Overall, the participants agreed that the sub-goal of the Child Guarantee, namely to reduce nutritional disadvantage among poor children, children at risk of poverty and children otherwise at risk of social exclusion, is an important task. The close link between socio-economic inequality, the unequal distribution of access to a balanced diet in the population and unequal health opportunities must be broken.
The opportunity to shape the behaviour of children and their families with regard to nutrition in the long term was emphasised. In this context, the first 1,000 days play a special role, among other things because parents are then particularly amenable to receiving tips and support and at the same time important decisions are made about how to ensure good nutrition for the family in the future.
With regard to institutional care, many children would benefit health-wise and socially in terms of equal opportunities by non-contributory daycare and school meals. There was a plea for the gradual introduction of such provision, based on a scientific implementation and evaluation programme. It is precisely daycare and school catering that has the potential to bring about a change towards healthier eating habits for all children and their families.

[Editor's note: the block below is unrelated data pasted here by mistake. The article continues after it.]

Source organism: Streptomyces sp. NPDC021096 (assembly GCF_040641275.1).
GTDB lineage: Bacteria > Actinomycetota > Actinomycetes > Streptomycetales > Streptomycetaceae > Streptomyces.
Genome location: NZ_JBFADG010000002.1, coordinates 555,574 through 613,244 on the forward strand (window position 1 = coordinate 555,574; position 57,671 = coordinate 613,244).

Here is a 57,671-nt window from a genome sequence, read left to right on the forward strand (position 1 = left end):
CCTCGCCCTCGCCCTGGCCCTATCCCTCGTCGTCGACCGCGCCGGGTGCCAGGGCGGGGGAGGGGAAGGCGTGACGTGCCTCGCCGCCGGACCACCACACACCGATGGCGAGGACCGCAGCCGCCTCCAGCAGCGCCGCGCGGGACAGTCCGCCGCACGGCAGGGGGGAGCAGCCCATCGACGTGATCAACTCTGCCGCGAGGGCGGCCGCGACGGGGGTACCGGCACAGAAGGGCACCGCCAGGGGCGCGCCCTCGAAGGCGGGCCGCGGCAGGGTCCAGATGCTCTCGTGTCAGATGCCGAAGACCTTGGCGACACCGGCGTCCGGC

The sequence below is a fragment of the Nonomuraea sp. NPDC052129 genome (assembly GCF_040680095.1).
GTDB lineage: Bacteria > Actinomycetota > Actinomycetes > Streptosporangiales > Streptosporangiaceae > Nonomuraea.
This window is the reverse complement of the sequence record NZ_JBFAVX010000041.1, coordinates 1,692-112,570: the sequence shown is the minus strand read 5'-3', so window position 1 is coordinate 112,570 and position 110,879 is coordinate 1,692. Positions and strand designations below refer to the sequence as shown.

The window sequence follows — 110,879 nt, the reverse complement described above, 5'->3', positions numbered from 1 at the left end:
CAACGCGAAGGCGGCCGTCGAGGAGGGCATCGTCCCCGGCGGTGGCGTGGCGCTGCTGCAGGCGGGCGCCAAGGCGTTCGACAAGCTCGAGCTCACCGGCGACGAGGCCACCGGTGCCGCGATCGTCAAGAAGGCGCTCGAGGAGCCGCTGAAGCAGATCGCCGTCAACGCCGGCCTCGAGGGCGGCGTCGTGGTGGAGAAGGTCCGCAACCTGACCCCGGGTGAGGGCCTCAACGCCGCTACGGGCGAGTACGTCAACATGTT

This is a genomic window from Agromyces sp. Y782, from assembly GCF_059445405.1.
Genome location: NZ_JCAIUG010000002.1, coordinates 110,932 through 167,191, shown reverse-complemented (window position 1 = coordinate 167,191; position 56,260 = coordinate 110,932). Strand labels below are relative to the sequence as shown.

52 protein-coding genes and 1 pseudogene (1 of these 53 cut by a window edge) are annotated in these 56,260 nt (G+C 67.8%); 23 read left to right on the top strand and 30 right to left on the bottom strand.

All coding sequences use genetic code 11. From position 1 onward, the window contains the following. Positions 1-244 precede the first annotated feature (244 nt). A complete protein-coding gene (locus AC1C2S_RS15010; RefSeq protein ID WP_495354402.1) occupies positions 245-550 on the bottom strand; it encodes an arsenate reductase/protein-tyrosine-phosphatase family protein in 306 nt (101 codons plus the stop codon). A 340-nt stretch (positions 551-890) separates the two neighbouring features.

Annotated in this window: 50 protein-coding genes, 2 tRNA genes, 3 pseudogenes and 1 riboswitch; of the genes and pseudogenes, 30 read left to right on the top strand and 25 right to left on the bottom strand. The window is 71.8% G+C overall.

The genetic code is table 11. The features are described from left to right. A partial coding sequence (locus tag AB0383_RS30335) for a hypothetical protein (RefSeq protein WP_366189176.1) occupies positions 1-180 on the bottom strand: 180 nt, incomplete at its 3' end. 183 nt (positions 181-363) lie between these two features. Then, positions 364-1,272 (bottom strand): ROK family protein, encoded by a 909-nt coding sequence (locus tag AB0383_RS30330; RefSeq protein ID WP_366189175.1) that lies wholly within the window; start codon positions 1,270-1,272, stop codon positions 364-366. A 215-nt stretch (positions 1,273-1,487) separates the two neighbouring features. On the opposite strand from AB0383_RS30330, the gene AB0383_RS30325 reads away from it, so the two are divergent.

As regards implementation, it was suggested, among other things, to promote comprehensive nutrition education for children and parents, so that people could take responsibility for their own decisions on a balanced diet. Parents should be involved in the planning of the food “culture” in the facilities. Nutrition must also be understood as an educational topic in daycare centres and schools and the competence of professionals in daycare centres and schools in the areas of nutrition and health must be promoted. To this end, education on the subject should be given more time and space in the training of nursery school teachers. In addition, the consistent implementation of quality standards for nutrition in daycare centres and schools is important.